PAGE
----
What happens if agents don’t take cybercrime seriously?

There are big fines involved for those who do not adequately care for client data.

In fact, recent changes to Australian privacy legislation, amended and passed by parliament in December of last year, saw penalties jumping from $2.2 million to up to $50 million.

This is the world’s highest fine for contravening privacy laws. 

What are some ways that agents can limit their exposure to cyberattacks?

Real estate professionals need to be particularly careful when storing or disposing of private records.

My top tips would be that agents:

  • Review the data you collect to determine if you need it, then safely remove what you don’t require. 
  • Have a plan that details the type of information to keep, how to secure it, how long to keep it, and how to properly dispose of it once it’s no longer of use.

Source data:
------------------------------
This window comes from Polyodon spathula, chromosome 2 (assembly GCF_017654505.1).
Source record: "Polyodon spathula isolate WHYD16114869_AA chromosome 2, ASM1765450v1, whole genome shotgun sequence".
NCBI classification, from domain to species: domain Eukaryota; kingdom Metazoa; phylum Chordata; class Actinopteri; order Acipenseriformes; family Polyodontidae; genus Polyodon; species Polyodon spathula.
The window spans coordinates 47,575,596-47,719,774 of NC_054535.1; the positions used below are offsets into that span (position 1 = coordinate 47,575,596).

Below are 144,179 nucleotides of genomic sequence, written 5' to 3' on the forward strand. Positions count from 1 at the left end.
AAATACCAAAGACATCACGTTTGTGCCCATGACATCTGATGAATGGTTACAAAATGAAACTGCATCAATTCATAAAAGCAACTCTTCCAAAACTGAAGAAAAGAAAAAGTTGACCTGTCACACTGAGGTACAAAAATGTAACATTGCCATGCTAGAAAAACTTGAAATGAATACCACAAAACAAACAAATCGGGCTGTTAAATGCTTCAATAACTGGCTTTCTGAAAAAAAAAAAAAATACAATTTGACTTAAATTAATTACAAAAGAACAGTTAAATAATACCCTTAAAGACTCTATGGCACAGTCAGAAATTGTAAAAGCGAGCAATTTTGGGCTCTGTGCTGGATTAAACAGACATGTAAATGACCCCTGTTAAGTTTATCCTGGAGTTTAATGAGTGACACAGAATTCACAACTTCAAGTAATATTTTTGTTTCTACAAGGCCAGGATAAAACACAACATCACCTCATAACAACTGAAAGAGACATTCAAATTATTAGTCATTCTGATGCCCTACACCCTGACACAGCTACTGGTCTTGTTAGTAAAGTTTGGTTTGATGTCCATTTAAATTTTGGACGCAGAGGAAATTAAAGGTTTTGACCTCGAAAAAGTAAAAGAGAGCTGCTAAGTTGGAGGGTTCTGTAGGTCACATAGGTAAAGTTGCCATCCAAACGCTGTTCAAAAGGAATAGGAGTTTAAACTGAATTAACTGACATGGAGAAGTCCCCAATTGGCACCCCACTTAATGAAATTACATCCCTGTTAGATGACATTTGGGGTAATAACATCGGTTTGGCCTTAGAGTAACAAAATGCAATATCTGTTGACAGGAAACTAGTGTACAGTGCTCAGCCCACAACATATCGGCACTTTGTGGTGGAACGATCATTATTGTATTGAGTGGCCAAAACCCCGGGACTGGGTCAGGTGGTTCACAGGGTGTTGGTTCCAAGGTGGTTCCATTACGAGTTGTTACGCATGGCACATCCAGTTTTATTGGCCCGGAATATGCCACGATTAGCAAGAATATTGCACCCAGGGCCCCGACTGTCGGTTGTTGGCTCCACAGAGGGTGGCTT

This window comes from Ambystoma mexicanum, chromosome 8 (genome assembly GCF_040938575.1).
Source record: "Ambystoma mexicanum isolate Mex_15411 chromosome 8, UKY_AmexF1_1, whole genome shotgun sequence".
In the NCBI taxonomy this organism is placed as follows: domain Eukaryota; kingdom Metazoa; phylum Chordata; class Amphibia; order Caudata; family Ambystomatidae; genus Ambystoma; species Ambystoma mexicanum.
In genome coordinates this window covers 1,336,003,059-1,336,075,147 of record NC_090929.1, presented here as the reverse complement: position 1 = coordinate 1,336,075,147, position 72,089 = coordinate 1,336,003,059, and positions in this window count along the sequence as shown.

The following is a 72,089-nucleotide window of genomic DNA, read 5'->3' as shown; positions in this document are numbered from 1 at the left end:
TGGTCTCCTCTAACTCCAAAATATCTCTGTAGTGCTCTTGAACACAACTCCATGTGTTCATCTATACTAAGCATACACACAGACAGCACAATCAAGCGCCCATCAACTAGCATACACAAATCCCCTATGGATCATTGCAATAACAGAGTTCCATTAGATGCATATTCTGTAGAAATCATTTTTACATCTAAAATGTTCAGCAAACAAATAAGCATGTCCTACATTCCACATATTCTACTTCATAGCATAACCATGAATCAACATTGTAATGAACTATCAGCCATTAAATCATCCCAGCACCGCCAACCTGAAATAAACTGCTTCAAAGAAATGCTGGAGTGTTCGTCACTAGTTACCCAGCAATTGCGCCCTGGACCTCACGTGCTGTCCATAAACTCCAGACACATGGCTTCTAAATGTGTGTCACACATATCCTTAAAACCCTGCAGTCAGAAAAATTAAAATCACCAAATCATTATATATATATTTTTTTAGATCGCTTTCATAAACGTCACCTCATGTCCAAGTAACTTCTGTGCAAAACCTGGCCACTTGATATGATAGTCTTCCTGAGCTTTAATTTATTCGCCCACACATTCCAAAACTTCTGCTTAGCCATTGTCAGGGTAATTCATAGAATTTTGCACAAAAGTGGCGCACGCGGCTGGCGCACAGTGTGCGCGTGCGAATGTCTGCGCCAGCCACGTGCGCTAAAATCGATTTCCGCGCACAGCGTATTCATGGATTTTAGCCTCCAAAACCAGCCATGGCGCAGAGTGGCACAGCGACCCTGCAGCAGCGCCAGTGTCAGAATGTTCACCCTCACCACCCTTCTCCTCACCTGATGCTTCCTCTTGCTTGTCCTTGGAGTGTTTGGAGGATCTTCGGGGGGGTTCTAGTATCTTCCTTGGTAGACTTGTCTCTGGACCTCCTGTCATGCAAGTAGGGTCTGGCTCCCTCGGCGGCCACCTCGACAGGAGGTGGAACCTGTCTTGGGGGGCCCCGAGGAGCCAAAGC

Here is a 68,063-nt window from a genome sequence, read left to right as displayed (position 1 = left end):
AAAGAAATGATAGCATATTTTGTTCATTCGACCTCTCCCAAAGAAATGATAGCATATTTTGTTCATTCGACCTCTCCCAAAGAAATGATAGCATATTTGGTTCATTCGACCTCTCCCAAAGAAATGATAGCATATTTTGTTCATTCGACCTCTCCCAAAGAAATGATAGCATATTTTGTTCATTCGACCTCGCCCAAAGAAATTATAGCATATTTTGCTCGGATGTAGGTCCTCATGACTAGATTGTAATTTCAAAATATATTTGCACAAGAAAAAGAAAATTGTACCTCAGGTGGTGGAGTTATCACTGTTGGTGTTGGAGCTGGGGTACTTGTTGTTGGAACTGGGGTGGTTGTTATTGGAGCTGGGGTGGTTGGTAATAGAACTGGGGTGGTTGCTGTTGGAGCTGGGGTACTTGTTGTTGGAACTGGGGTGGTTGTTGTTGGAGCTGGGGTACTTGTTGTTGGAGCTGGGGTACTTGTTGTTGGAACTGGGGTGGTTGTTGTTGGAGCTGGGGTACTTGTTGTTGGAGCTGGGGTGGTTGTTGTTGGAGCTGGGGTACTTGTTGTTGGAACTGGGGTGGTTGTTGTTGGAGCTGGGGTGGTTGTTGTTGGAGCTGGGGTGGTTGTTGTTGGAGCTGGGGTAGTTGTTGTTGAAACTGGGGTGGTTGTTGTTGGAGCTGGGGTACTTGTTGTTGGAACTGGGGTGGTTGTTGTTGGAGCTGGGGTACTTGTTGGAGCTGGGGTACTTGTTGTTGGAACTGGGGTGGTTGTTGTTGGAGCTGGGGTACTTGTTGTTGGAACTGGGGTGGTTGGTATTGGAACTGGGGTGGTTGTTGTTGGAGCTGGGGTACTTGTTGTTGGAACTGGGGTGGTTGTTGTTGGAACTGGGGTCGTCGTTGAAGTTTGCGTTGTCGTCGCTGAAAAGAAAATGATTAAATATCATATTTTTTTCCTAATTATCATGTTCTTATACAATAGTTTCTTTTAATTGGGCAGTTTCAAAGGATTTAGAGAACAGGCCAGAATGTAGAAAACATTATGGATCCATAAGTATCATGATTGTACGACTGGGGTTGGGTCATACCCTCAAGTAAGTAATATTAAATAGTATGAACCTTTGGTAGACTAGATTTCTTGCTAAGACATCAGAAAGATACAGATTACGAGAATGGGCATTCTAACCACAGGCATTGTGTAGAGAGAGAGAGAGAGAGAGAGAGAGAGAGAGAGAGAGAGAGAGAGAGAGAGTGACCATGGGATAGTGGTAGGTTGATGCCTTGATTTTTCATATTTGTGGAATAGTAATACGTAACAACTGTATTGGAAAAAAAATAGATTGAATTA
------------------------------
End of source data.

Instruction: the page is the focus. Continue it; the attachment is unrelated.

• Ensure your IT team has a process for securing private information with encryption, backups, passwords, and firewalls.
  • Plan ahead. This involves a communication plan outlining how to respond if data is stolen. 
  • Train team members to be aware of what cyber risks look like, when they occur, and how to avoid them. For example, ensuring team members always call the number within your own contact records, not the number that may appear in an email or SMS. 
  • Instigate a call back procedure to check new or changed bank details, and importantly, ensure you have verified that the principal contact has requested the changes.
  • Take out a cyber insurance policy. You do what you can to mitigate the risk, but when the worst-case scenario occurs, cyber insurance is there to cover losses to the business and to make sure the business is able to continue during the time it takes to recover.

How does insurance step in?

Cyber insurance is designed to complement your IT efforts to deter cyberattacks.